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The Men Who Would Be King: An Almost Epic Tale of Moguls, Movies, and a Company Called DreamWorks Hardcover – May 4, 2010


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Product Details

  • Hardcover: 512 pages
  • Publisher: Houghton Mifflin Harcourt; 1St Edition edition (May 4, 2010)
  • Language: English
  • ISBN-10: 0547134703
  • ISBN-13: 978-0547134703
  • Product Dimensions: 9.1 x 6.3 x 1.4 inches
  • Shipping Weight: 1.4 pounds
  • Average Customer Review: 4.2 out of 5 stars  See all reviews (66 customer reviews)
  • Amazon Best Sellers Rank: #799,842 in Books (See Top 100 in Books)

Editorial Reviews

From Booklist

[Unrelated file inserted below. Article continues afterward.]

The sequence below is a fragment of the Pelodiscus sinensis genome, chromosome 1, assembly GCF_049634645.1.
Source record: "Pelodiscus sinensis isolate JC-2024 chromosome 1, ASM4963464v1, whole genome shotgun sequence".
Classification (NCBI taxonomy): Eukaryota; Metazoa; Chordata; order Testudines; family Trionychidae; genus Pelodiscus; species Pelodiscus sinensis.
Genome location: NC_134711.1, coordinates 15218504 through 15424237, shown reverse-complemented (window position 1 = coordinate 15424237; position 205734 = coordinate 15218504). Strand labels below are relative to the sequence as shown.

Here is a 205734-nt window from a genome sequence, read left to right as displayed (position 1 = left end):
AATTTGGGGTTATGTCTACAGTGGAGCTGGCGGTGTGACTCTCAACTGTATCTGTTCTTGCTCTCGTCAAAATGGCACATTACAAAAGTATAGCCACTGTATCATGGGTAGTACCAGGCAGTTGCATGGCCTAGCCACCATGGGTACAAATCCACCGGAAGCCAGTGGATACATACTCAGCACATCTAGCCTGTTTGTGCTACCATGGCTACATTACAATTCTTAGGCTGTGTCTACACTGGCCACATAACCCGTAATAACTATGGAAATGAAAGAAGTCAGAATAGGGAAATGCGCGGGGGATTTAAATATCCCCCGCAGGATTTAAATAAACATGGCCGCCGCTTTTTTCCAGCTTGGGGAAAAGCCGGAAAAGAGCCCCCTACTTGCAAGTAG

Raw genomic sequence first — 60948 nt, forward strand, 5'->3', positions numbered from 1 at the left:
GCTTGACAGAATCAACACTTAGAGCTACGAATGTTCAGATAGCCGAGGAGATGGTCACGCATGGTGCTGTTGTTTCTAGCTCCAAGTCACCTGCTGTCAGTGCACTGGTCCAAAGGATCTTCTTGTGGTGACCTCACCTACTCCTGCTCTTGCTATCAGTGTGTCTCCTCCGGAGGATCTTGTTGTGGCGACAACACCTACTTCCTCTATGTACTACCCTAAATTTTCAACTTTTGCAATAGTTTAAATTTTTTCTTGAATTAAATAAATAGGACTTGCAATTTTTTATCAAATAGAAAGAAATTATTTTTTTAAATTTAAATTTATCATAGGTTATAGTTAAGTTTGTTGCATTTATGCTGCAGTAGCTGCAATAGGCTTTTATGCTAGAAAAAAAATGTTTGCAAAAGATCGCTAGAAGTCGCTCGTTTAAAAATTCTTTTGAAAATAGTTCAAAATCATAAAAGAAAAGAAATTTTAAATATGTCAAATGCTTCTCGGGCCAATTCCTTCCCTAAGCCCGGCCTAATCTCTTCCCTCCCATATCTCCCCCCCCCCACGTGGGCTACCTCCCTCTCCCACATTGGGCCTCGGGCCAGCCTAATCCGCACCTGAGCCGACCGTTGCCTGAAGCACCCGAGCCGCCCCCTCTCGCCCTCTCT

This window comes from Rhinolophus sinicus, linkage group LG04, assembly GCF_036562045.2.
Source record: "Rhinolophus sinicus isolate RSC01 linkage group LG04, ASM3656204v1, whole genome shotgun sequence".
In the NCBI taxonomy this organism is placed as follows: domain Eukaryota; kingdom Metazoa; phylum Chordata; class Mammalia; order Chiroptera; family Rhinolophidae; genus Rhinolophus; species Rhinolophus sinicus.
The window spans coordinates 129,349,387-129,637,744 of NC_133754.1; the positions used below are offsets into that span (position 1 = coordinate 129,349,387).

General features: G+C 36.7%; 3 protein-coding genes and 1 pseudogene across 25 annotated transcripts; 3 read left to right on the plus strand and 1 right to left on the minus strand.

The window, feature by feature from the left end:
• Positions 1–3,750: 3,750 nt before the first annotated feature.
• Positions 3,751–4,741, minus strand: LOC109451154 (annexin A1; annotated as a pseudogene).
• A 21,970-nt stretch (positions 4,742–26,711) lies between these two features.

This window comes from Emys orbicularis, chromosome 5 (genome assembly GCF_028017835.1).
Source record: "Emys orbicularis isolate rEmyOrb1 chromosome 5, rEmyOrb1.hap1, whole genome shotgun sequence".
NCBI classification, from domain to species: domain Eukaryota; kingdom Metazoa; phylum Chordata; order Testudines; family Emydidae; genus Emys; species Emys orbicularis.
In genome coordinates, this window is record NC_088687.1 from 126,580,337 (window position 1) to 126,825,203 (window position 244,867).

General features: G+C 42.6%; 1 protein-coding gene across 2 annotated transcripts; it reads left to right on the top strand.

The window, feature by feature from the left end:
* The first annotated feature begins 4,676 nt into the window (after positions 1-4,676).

The rise and then the crash and burn of DreamWorks, created by three of the biggest egos in Hollywood—Steven Spielberg, Jeffrey Katzenberg, and David Geffen—is a gripping saga of changing economic times. Wary of corporate inroads and catalyzed by Katzenberg’s troubled departure from Disney, the three had independently come to a point where they wanted to run their own show. In 1994, without even a name for their venture, they announced the formation of a company that would break the mold on corporate ownership of entertainment-making, respecting creativity above all else. Spielberg was coddled and cosseted as the ultimate artiste. Katzenberg, who headed the animation division at Disney, was motivated as much by vengeance against CEO Michael Eisner when he set about luring away Disney’s animators. Billionaire Geffen was looked on as the businessman who would bring together disparate parts of the company. What followed was a clash of multiple cultures and visions, within and outside of DreamWorks. LaPorte, a former film industry reporter for Variety, offers a deliciously detailed look at the trials, triumphs, and fumbles of DreamWorks—from the complicated story behind Shrek, a CGI pioneer, to the courting of stars Nicole Kidman and George Clooney and soothing of Russell Crowe. This unauthorized chronicle of DreamWorks will no doubt seal LaPorte’s status as persona non grata in Hollywood, but readers will love it. --Vanessa Bush